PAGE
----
Visa Types

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A visa is a document indicating that the holder has been authorized to enter or transit the country or territory for which it has been issued. A visa does not guarantee admission to that country. The final decision rests with the immigration officer at the port of entry.

E-Visas
E-visas are electronic visas applied for online, without the need for a visa to be affixed in a passport. Depending on the country of issue, successful applicants will need to hold:

1. A printed copy of the visa that has been issued or
2. A printed confirmation letter stating that a visa has been issued or
3. No documentation, with the airlines required to confirm, electronically, that the visa has been issued.

Visa types
Different visas are issued for different purposes of travel and the purpose of travel must correspond with the type of the visa issued. For example, a Crew Visa should not be used for the holder to enter the country as a tourist.

Schengen visas: the Schengen agreement is an agreement  to remove immigration controls for travel within the collective territory of the Member States, effectively creating  a “borderless” region, known as the “Schengen Area”.

  • Type A airport transit visa: required for those nationals who cannot use the TWV facility, being in direct transit through a Schengen Member State when arriving from and departing to NON-Schengen countries. Leaving the transit area is not allowed.
  • Type C: for transit through or short stay in the territory of the Schengen Member State (max. 90 days in a 180 day period from the first date of entry into the Schengen area).
  • Type D long stay national visa: this is not a Schengen visa but a visa issued for a longer period by an individual Schengen Member State and is indicated as being only valid for the country of issue. Within the validity period of the visa, “D” visas allow unrestricted, multiple entries into the issuing Member State for a max. stay of 90 days in a 180 day period.

Visa Exemptions
A visa exemption can depend on the purpose of the visit. The term “tourists” implies those travelling for leisure or for social reasons, such as visiting family and friends. The term “business” implies those travelling to attend business meetings, conferences, exhibitions and similar activities, as long as there is no salary or income earned from a source within the country or territory being visited. The term” duty” implies those travelling on behalf of an international organisation, government officials, aircrew, merchant seamen and military personnel travelling to carry out their duties.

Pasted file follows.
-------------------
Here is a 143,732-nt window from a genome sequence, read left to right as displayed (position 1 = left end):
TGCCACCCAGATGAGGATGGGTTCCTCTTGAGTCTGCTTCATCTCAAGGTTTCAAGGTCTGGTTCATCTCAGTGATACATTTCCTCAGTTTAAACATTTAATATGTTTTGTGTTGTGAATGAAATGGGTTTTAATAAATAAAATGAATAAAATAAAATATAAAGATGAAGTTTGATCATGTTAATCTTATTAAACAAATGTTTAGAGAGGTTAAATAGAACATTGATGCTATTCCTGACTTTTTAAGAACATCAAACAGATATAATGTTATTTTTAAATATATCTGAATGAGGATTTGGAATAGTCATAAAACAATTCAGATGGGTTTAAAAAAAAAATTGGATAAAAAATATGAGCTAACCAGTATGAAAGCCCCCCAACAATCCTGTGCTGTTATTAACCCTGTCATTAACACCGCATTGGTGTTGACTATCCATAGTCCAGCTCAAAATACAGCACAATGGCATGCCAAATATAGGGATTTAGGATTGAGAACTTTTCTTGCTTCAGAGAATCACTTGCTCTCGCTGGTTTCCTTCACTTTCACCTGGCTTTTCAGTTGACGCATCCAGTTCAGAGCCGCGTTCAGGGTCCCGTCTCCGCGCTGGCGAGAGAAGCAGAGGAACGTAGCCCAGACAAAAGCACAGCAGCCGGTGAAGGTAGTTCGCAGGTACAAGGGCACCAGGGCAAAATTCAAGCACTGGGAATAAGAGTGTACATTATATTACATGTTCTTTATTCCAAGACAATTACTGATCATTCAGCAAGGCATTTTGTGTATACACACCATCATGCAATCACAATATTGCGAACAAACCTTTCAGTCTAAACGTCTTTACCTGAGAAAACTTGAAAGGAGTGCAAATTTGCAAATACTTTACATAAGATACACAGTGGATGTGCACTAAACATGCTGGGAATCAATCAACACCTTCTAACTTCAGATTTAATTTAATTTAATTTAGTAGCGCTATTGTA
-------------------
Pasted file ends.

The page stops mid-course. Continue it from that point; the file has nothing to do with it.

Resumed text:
International Transit: travelling through an airport to board a connecting flight to a third country without leaving the international transit area of the airport.Passengers who are visa exempt to enter a country are also visa exempt to transit. When passengers need a visa to enter a country, they are allowed to transit:
– with a transit visa or
– if they meet all the conditions listed in the Transit Without Visa section below.

Transit Without Visa: travelling through an airport without a transit visa to board a connecting flight. Except for countries where some of the following conditions are not listed, passengers in TWV must:

1. stay in the international transit area
2. travel to a third country within the maximum allowed transit time
3. have a confirmed onward ticket and documents required for their next country of transit or destination.

Schengen TWV: the Schengen area is a group of 26 countries that agreed to remove border controls between its members. Flights between Schengen Member States are considered domestic; passengers are allowed to travel without clearing immigration.

Note, that immigration authorities may request visitors and transit passengers to prove that they will depart from the country, within the prescribed period, by showing a return or onward ticket to their next international destination. Unless states otherwise return/onward ticket is defined as:

1) International airline ticket
2) Evidence of departing from the country by other means of transportation (e.g. a confirmation of joining a cruise, train, bus or ferry tickets, proof of departing by private boat or plane etc.)

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